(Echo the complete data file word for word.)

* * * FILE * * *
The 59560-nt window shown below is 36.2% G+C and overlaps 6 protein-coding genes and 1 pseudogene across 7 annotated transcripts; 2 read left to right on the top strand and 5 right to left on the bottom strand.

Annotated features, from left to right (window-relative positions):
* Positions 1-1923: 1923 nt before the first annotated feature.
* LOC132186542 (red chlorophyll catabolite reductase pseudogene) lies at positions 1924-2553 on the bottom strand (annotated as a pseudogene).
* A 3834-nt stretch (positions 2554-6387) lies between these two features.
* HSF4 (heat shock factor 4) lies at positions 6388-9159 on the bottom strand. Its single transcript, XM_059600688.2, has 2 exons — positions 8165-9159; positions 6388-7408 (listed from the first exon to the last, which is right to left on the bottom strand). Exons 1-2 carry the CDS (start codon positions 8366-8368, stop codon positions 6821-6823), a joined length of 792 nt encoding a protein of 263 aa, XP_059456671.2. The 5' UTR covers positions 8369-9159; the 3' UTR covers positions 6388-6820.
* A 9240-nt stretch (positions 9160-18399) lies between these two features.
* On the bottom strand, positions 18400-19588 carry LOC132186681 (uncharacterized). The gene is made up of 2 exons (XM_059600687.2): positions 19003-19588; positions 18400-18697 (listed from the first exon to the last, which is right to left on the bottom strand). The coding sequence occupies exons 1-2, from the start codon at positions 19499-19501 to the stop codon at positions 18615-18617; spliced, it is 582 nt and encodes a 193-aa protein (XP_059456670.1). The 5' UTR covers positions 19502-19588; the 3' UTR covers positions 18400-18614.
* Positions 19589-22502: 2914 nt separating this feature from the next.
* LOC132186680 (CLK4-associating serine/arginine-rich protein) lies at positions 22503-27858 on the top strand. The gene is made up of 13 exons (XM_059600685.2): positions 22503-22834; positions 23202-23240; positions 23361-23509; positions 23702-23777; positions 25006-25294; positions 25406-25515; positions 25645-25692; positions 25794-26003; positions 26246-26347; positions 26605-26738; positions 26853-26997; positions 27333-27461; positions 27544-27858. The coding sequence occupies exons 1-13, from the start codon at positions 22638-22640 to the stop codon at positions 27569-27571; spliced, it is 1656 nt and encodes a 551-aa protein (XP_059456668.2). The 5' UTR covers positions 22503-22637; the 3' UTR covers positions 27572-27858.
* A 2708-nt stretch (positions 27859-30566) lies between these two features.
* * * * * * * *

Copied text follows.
The 59560-nt window shown below is 36.2% G+C and overlaps 6 protein-coding genes and 1 pseudogene across 7 annotated transcripts; 2 read left to right on the top strand and 5 right to left on the bottom strand.

Annotated features, from left to right (window-relative positions):
* Positions 1-1923: 1923 nt before the first annotated feature.
* LOC132186542 (red chlorophyll catabolite reductase pseudogene) lies at positions 1924-2553 on the bottom strand (annotated as a pseudogene).
* A 3834-nt stretch (positions 2554-6387) lies between these two features.
* HSF4 (heat shock factor 4) lies at positions 6388-9159 on the bottom strand. Its single transcript, XM_059600688.2, has 2 exons — positions 8165-9159; positions 6388-7408 (listed from the first exon to the last, which is right to left on the bottom strand). Exons 1-2 carry the CDS (start codon positions 8366-8368, stop codon positions 6821-6823), a joined length of 792 nt encoding a protein of 263 aa, XP_059456671.2. The 5' UTR covers positions 8369-9159; the 3' UTR covers positions 6388-6820.
* A 9240-nt stretch (positions 9160-18399) lies between these two features.
* On the bottom strand, positions 18400-19588 carry LOC132186681 (uncharacterized). The gene is made up of 2 exons (XM_059600687.2): positions 19003-19588; positions 18400-18697 (listed from the first exon to the last, which is right to left on the bottom strand). The coding sequence occupies exons 1-2, from the start codon at positions 19499-19501 to the stop codon at positions 18615-18617; spliced, it is 582 nt and encodes a 193-aa protein (XP_059456670.1). The 5' UTR covers positions 19502-19588; the 3' UTR covers positions 18400-18614.
* Positions 19589-22502: 2914 nt separating this feature from the next.
* LOC132186680 (CLK4-associating serine/arginine-rich protein) lies at positions 22503-27858 on the top strand. The gene is made up of 13 exons (XM_059600685.2): positions 22503-22834; positions 23202-23240; positions 23361-23509; positions 23702-23777; positions 25006-25294; positions 25406-25515; positions 25645-25692; positions 25794-26003; positions 26246-26347; positions 26605-26738; positions 26853-26997; positions 27333-27461; positions 27544-27858. The coding sequence occupies exons 1-13, from the start codon at positions 22638-22640 to the stop codon at positions 27569-27571; spliced, it is 1656 nt and encodes a 551-aa protein (XP_059456668.2). The 5' UTR covers positions 22503-22637; the 3' UTR covers positions 27572-27858.
* A 2708-nt stretch (positions 27859-30566) lies between these two features.